Final thoughts on Lensman

grey lensman

I have now completed my reading of E.E. “Doc” Smith’s Lensman novels, which I began a couple of months ago. There is another Lensman book, endearingly titled Masters of the Vortex,  which I haven’t read, but it’s a spin-off existing outside of the series’ narrative.

To reiterate: along with Smith’s Skylark series, Lensman is the ur-space opera. Its premise is that interstellar travel has made police work impossible (what with the vastness of space and all). To compensate, a race of advanced aliens called the Arisians have allowed for certain extraordinary persons – not, it is important to note, necessarily human persons – the ability to wield the Lens, a device which grants the wearer (and only the proper wearer) the incredible psychic powers to fight interstellar crime. One such person is the protagonist, the human Kimball Kinnison. The series details his attempt to bring down Boskone, something which at first appears to be a crime syndicate, but which is literally a conspiracy of astronomical proportions. And of course those Arisians aren’t without hidden motives of their own.

Originally serialized, Lensman now exists in six volumes:

– Triplanetary
– First Lensman
– Galactic Patrol
– Gray Lensman
– Second Stage Lensman
– Children of the Lens

That is the chronological order. But publication-wize, Galactic Patrol was the start of the series, and Triplanetary originally had nothing to do with the others. But after things wrapped up, Smith retconned Triplanetary into a prequel and wrote First Lensman as a bridge.

This is important to note because it means that the first two volumes can be skipped with impunity, which is a good thing seeing as they are the worst of the bunch. While the series as a whole is pure pulp, Triplanetary often crosses the threshold into self parody. And First Lensman is convoluted and tedious.

There are two major roadblocks to enjoying Lensman. The first is Smith’s own purple prose and lack of good characterization. The characters are all so amazing at what they do, and all so bland. The titular children of the final novel are impossible to tell apart.

Faring better are the alien characters. Smith has a knack for coming up with weird, non-anthropomorphic extraterrestrials, and making them into major players in the story. They bring a lot more flavor to the proceedings. My favourite character was Worsel, a large, multi-headed reptile with protruding eyes with a Klingon-esque mentality. I thought he was going to be a one-shot character for a particular story arc and was quite amused to find him making friends with Kimball and becoming a series regular.

The second roadblock is the serialized origins of the story. Although in a macro sense of continuity, Smith’s plotting is tight (he planned everything out from the start), there is a lot of repetition and redundancy. A lot of individual arcs repeat the same form of a previous one, but on a greater scale, and can feel very rote if you’re reading them all together.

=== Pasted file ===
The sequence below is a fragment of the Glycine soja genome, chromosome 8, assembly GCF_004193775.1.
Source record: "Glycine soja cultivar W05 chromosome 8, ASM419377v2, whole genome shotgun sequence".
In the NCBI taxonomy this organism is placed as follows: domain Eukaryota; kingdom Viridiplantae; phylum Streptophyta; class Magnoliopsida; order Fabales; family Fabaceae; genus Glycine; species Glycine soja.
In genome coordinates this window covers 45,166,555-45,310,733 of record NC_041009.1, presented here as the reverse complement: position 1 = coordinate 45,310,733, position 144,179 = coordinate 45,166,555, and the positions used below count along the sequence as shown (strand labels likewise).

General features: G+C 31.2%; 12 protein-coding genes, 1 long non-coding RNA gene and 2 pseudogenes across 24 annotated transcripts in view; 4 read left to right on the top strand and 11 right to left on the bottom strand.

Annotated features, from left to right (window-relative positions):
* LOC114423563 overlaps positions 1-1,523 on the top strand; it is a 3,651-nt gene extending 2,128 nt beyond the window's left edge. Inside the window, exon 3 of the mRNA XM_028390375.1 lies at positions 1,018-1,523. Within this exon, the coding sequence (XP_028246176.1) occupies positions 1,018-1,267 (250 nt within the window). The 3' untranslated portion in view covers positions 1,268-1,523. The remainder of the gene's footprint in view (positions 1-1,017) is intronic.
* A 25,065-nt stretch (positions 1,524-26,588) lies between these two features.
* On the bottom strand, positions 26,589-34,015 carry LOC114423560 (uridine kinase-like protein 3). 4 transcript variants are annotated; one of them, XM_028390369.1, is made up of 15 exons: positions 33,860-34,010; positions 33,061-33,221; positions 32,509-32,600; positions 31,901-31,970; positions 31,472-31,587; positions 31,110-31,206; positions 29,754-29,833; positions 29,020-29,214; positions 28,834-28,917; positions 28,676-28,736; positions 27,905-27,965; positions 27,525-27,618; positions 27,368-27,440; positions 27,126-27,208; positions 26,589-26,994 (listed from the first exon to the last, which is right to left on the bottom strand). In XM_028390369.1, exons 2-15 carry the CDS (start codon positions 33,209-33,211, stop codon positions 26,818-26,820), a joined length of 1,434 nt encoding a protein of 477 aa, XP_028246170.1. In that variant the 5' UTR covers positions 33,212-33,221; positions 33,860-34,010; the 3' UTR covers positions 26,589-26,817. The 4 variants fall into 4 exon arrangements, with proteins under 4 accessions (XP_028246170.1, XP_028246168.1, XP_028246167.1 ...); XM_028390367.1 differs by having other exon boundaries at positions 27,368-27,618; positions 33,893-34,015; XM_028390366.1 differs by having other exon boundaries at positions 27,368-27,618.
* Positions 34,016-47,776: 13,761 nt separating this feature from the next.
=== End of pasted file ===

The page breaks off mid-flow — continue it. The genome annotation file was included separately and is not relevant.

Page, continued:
Another consequence of this is that it becomes difficult to take the presence of danger seriously. The characters are always being left in impossible cliffhanger scenarios that they always get out of unscathed in a chapter or two. It’s difficult to feel much tension in all of this.

But if the reader can overcome these blocks, the series has much to recommend it. The story receives much of its exhilaration from the sheer magnitude of it. Smith’s interest is less in the interior lives of his characters and more in gleefully talking about conspiracies that span millennia, aliens so horrifying they drive humans insane, tech so ludicrously powerful that it involves using faster-than-light antimatter planets as ballistics (seriously), space battles, psychic battles and the like. There is almost always cool stuff going on happening at a scale that is humanly inconceivable. Or at least it was cool to my inner 13-year old.

There is something both endearing and naive about the philosophy at the heart of the series. On the one hand, I like its optimistic view that any rational being, regardless of how many tentacles it has, is capable of finding enough points of commonality to band together for a common cause; I like its Americanish, can-do spirit.

On the other hand, Smith doesn’t seem too interested in any of the moral questions his story naturally raises. His characters have an incredible amount of power and often use it with deadly results. But there is no interest in exploring the potential in power for moral corruption (as Tolkien does in The Lord of the Rings) or the catastrophic fallout that can happen when one deliberately engineers supermen and attempts to manipulate the future of humanity (as Frank Herbert does in Dune). The Lensmen are often a little too willing to take casualties if it’ll tip things in their favor.

These things can irk me a lot. I took a class in international relations as an undergrad, and for a lot of it felt like we were glossing over a lot of fundamental philosophical questions that should be addressed before any discussion about nationstates could be sober. But I’m not an Arisian, I suppose.

Anyway, that’s another sci-fi antiquity off the proverbial list.

EDIT: Incidentally, Lensman did get a loose anime adaptation some decades ago.

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About Josh W

A Catholic; an occasional writer.
This entry was posted in pop culture and its discontents, SF/Fantasy and tagged , , , . Bookmark the permalink.

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